I heard Amos Les recently say on “The Rights to Ricky Sanchez” that he is probably recognized more in Philadelphia for being a guest on the podcast than for his music. I hope he was joking because he is one of our local treasures.
The singer-songwriter grew up in Philadelphia and went to the University of South Carolina before releasing his self-titled debut album in 2005 on Blue Note Records. Since then, he has written and recorded a number of hit songs and album and has performed at the Philadelphia Folk Festival.
Lee released his seventh album, “My New Moon,” Friday, Aug. 31 on Dualtone Records. I have been a fan of him throughout his career since a friend introduced me to his music during college.
I would always consider him a personal singer-songwriter, but Lee has managed to break down the barriers between him and his audience on the 10 tracks of his latest release.
There were a couple of moments that shaped the songwriter’s perspective and the songs on this album. He told WXPN’s World Cafe that he was approached by a couple that was grieving the loss of their son and that helped him reconnect the feelings between artist and audience.
He also began a friendship with “Mighty Maya,” a 9-year-old girl, and her family, who live in Seattle. He met them through the Melodic Caring Project, according to his interview with World Cafe. He began texting with the family, livestreaming his concerts and recording songs while Maya was undergoing treatment for kidney cancer.
One of the products of that relationship is a song written for Maya entitled “Little Light,” which is an optimistic story encouraging the girl, and everyone, to impress their impact on the world. While many of the tracks stand apart in their tone and message, that “Little Light” strikes a brighter note than the rest.
All of the songs on “My New Moon” are the result of an intimate reflection of the events that have shaped Lee over the past couple of years. The follow-up to 2016’s “Spirit” was recorded at Zeitgeist Studio in Los Angeles and produced by Tony Berg.
Lush, folksy soundscapes that fill the background with texture are helped along with multi-instrumentalists Ethan Gruska and Blake Mills, Tom Petty and the Heartbreakers founder and keyboardist Benmont Tench, as well as Patrick Warren on keyboards, Rob Moose on strings and Greg Leisz on pedal steel.
“I’m going to sing away the pain,” says Lee on the sweet and soulful “All You Got is a Song.” The track blends jazz, funk and rhythm and blues influences.
Lee sounds exposed on this album in a way that is similar to his debut, yet mature and vulnerable. This is exemplified on “I Get Weak,” a song that that touches on the topics of addiction and love.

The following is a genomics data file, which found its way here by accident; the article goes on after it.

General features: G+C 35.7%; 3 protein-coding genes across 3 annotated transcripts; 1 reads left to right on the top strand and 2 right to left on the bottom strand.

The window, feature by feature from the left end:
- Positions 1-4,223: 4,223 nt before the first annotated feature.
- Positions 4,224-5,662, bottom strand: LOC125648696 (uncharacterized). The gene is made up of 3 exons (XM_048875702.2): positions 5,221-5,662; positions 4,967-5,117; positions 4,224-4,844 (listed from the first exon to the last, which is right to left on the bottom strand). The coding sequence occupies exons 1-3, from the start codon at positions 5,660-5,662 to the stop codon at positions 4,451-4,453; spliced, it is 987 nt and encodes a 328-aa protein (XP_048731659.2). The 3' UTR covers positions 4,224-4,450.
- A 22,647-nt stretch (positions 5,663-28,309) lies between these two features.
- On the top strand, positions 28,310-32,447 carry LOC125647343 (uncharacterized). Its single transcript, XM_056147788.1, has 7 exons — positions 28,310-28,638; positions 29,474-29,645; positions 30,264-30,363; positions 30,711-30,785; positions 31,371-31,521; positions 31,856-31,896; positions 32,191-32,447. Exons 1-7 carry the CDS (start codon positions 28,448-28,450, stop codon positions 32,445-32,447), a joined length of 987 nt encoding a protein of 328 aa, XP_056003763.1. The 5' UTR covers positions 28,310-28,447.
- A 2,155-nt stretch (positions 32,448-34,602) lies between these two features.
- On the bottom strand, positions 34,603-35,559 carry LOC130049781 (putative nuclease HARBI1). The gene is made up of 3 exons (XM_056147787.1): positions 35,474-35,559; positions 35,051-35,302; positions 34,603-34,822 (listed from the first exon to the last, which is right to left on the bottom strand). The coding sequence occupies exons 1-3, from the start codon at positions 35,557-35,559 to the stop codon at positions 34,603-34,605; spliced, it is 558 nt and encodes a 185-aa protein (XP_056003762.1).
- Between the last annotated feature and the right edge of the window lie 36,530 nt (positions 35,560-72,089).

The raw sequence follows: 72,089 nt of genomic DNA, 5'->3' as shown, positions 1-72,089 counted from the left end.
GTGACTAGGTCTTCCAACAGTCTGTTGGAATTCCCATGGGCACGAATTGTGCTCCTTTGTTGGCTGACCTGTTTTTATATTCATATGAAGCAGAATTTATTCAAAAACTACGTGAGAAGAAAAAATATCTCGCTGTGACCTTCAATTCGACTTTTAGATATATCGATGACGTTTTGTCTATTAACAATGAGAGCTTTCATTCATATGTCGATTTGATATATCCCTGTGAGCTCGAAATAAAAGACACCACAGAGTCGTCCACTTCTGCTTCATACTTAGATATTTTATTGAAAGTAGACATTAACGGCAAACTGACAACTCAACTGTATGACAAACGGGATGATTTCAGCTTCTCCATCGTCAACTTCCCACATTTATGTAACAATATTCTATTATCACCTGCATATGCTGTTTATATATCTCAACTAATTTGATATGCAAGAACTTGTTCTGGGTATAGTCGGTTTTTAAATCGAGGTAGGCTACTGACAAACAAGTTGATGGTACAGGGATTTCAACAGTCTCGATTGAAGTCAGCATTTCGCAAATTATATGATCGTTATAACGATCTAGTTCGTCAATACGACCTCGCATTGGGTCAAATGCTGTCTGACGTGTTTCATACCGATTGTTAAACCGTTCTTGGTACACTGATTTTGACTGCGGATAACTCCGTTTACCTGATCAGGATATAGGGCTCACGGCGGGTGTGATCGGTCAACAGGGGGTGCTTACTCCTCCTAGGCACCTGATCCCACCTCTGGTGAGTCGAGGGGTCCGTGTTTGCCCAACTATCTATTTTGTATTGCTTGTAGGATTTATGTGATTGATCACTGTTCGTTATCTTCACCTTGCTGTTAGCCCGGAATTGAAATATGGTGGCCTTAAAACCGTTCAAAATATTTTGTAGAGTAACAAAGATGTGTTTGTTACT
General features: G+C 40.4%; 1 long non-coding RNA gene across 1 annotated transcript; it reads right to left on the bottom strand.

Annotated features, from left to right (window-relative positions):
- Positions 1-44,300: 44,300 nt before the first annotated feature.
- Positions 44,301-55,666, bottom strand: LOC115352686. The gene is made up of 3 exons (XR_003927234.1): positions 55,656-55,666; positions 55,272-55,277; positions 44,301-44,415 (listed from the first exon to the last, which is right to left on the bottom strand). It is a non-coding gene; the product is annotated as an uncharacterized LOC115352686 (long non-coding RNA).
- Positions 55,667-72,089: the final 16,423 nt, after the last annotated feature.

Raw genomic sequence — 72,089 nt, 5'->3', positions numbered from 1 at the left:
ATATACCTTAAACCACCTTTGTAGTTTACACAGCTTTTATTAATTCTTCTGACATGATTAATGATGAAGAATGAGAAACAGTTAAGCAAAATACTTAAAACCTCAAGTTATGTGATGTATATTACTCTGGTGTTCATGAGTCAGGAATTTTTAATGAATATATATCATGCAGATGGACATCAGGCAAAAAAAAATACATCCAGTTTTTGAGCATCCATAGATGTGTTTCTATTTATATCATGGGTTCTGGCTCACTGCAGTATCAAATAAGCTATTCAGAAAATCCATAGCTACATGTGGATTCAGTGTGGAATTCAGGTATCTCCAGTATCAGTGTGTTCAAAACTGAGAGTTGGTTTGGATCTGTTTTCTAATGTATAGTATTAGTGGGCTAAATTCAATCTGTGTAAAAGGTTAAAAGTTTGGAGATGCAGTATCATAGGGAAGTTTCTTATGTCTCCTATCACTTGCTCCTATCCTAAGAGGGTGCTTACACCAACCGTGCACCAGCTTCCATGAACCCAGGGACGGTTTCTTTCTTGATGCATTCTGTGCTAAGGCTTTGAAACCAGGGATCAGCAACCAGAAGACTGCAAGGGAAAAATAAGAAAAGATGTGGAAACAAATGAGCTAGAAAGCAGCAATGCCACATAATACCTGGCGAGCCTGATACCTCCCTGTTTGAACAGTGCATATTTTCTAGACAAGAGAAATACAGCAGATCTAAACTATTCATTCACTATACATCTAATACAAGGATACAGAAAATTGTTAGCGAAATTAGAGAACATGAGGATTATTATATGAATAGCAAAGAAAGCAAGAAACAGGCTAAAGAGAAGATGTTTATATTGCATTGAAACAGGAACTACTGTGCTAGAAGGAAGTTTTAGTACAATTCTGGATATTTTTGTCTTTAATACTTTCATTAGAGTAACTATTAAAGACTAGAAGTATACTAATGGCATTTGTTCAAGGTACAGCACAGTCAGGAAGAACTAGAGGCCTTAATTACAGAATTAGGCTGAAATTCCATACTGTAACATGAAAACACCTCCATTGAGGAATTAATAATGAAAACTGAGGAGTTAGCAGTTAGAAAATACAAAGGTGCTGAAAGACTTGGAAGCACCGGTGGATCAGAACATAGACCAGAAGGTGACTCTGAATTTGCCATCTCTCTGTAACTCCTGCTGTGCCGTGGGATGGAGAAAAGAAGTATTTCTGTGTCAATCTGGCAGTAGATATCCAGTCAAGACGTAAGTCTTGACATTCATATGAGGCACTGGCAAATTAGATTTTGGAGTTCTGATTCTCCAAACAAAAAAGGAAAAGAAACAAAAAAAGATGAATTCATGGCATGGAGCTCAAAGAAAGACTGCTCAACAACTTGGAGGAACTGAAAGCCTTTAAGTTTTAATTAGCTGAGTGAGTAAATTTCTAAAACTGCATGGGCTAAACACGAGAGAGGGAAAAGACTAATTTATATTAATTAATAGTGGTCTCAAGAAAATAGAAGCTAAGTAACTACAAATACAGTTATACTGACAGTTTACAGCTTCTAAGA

Lee’s songwriting is often introspective, self-examining the singer’s thoughts and actions and unpacking their consequences. It gives the listener the same satisfaction that comes after hearing a well-crafted pop song or a romantic comedy filled with Shakespearian tropes.
“Crooked” explores the relationship between internal and external conflicts worlds by talking about political events and personal opinions. The song has a sweet country sound with hints of bluegrass notes throughout. The track also features a beautiful string-filled bridge beginning at one minute, 39-second mark.
“I read a crooked headline on a crooked page
There’s a crooked leader on a crooked stage,
But he seems to think he’s standin’ tall
Turns out it’s all crooked, y’all
And I don’t know what I’m supposed to do,
Turns out that I’m crooked too.”
– “Crooked,” Amos Lee
The first single from the album, “No More Darkness, No More Light,” was written in reaction to the school shooting in Parkland, Florida. It’s also the first track on “My New Moon” and opens the album with the feeling of overcoming struggle.
“Hang On, Hang On” is an inspirational song that tells the tale from the underdog in a bottom-of-the-barrel perspective that is caught in the midst of climbing out of the storm.
“Whiskey on Ice” unpacks the story of a couple grieving the loss of their son. While trying to survive the grief, the couple is searching anywhere for signs of hope and understanding.
The album closes with “Don’t Fade Away” A funeral dirge that almost comes to accept the inevitability of the loss of a loved one. It’s a fitting close to an album that details suffering vividly through elegant lyrics.
See Amos Lee Friday, Sept. 14 at the Beacon Theatre in New York City, Saturday, Sept. 15 at the Festival at the Farm in Canton, Massachusetts, Sunday, Sept. 16 at the Capitol Theatre in Port Chester, New York and Tuesday, Sept. 18 at the Lincoln Theatre in Washington, D.C.